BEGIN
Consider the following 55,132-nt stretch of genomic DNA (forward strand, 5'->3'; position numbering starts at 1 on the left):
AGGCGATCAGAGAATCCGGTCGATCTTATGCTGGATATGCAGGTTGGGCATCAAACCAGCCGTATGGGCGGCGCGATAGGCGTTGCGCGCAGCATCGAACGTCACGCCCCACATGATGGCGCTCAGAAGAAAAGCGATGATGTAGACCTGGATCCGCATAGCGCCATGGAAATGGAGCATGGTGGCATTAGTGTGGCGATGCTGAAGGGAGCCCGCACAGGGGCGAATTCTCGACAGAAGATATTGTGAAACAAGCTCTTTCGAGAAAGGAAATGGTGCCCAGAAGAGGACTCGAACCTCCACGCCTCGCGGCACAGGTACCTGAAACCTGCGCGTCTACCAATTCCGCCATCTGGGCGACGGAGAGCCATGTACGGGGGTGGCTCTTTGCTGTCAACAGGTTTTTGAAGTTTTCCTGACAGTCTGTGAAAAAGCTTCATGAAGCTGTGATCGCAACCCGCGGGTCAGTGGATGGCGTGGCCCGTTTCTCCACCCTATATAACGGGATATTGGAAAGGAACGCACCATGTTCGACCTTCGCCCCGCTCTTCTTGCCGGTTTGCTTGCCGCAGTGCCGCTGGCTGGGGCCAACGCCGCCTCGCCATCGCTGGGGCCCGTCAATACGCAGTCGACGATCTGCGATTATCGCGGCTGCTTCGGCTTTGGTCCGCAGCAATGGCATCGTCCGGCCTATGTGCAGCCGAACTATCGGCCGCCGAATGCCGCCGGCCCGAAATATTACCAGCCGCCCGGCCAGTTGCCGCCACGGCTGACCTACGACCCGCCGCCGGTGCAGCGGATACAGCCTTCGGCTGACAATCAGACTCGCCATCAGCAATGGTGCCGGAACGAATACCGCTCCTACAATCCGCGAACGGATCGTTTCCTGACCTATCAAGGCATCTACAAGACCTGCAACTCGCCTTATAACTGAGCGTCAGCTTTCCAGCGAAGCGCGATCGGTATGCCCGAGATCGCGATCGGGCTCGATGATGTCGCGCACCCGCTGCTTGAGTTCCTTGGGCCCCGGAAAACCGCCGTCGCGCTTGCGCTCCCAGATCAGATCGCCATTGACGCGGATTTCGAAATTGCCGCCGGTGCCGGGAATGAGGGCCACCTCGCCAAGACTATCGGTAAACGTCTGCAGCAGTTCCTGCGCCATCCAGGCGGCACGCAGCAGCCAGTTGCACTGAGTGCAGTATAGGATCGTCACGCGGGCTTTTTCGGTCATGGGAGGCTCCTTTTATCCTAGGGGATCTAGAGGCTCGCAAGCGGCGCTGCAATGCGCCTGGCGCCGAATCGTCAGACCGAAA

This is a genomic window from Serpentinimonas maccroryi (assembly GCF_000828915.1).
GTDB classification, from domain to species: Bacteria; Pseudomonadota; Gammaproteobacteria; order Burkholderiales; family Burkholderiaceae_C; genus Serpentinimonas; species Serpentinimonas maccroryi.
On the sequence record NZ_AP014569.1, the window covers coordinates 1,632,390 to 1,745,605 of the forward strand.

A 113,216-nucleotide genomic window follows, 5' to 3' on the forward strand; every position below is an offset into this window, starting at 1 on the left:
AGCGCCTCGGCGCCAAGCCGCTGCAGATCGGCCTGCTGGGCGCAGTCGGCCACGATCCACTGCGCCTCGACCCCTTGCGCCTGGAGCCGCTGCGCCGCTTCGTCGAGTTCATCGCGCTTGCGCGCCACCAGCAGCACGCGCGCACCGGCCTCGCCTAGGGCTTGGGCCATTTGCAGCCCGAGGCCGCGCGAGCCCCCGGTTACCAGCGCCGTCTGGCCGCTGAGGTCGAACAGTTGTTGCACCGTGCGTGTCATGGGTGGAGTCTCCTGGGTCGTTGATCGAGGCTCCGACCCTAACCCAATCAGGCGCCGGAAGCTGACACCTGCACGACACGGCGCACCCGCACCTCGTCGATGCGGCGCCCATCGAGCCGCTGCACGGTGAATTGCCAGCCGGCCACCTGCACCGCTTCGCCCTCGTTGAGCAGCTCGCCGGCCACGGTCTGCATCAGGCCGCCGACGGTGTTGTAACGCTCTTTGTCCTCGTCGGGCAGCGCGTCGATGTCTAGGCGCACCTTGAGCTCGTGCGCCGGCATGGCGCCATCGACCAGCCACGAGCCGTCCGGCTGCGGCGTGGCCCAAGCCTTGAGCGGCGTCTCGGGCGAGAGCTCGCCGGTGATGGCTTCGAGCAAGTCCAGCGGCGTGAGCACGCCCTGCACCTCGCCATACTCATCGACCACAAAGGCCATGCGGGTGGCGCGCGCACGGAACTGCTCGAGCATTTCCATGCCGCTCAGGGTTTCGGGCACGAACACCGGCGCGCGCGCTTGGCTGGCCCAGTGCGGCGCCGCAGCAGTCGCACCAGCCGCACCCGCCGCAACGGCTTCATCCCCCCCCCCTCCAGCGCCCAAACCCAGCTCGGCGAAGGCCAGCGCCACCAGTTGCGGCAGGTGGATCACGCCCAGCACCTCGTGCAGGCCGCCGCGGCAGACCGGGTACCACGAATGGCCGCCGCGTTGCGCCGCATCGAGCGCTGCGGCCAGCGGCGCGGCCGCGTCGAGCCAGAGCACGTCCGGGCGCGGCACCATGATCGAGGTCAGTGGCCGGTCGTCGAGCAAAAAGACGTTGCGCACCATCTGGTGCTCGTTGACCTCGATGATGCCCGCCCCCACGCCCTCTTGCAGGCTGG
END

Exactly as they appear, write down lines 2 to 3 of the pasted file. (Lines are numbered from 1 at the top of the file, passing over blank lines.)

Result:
AGGCGATCAGAGAATCCGGTCGATCTTATGCTGGATATGCAGGTTGGGCATCAAACCAGCCGTATGGGCGGCGCGATAGGCGTTGCGCGCAGCATCGAACGTCACGCCCCACATGATGGCGCTCAGAAGAAAAGCGATGATGTAGACCTGGATCCGCATAGCGCCATGGAAATGGAGCATGGTGGCATTAGTGTGGCGATGCTGAAGGGAGCCCGCACAGGGGCGAATTCTCGACAGAAGATATTGTGAAACAAGCTCTTTCGAGAAAGGAAATGGTGCCCAGAAGAGGACTCGAACCTCCACGCCTCGCGGCACAGGTACCTGAAACCTGCGCGTCTACCAATTCCGCCATCTGGGCGACGGAGAGCCATGTACGGGGGTGGCTCTTTGCTGTCAACAGGTTTTTGAAGTTTTCCTGACAGTCTGTGAAAAAGCTTCATGAAGCTGTGATCGCAACCCGCGGGTCAGTGGATGGCGTGGCCCGTTTCTCCACCCTATATAACGGGATATTGGAAAGGAACGCACCATGTTCGACCTTCGCCCCGCTCTTCTTGCCGGTTTGCTTGCCGCAGTGCCGCTGGCTGGGGCCAACGCCGCCTCGCCATCGCTGGGGCCCGTCAATACGCAGTCGACGATCTGCGATTATCGCGGCTGCTTCGGCTTTGGTCCGCAGCAATGGCATCGTCCGGCCTATGTGCAGCCGAACTATCGGCCGCCGAATGCCGCCGGCCCGAAATATTACCAGCCGCCCGGCCAGTTGCCGCCACGGCTGACCTACGACCCGCCGCCGGTGCAGCGGATACAGCCTTCGGCTGACAATCAGACTCGCCATCAGCAATGGTGCCGGAACGAATACCGCTCCTACAATCCGCGAACGGATCGTTTCCTGACCTATCAAGGCATCTACAAGACCTGCAACTCGCCTTATAACTGAGCGTCAGCTTTCCAGCGAAGCGCGATCGGTATGCCCGAGATCGCGATCGGGCTCGATGATGTCGCGCACCCGCTGCTTGAGTTCCTTGGGCCCCGGAAAACCGCCGTCGCGCTTGCGCTCCCAGATCAGATCGCCATTGACGCGGATTTCGAAATTGCCGCCGGTGCCGGGAATGAGGGCCACCTCGCCAAGACTATCGGTAAACGTCTGCAGCAGTTCCTGCGCCATCCAGGCGGCACGCAGCAGCCAGTTGCACTGAGTGCAGTATAGGATCGTCACGCGGGCTTTTTCGGTCATGGGAGGCTCCTTTTATCCTAGGGGATCTAGAGGCTCGCAAGCGGCGCTGCAATGCGCCTGGCGCCGAATCGTCAGACCGAAA

This is a genomic window from Serpentinimonas maccroryi (assembly GCF_000828915.1).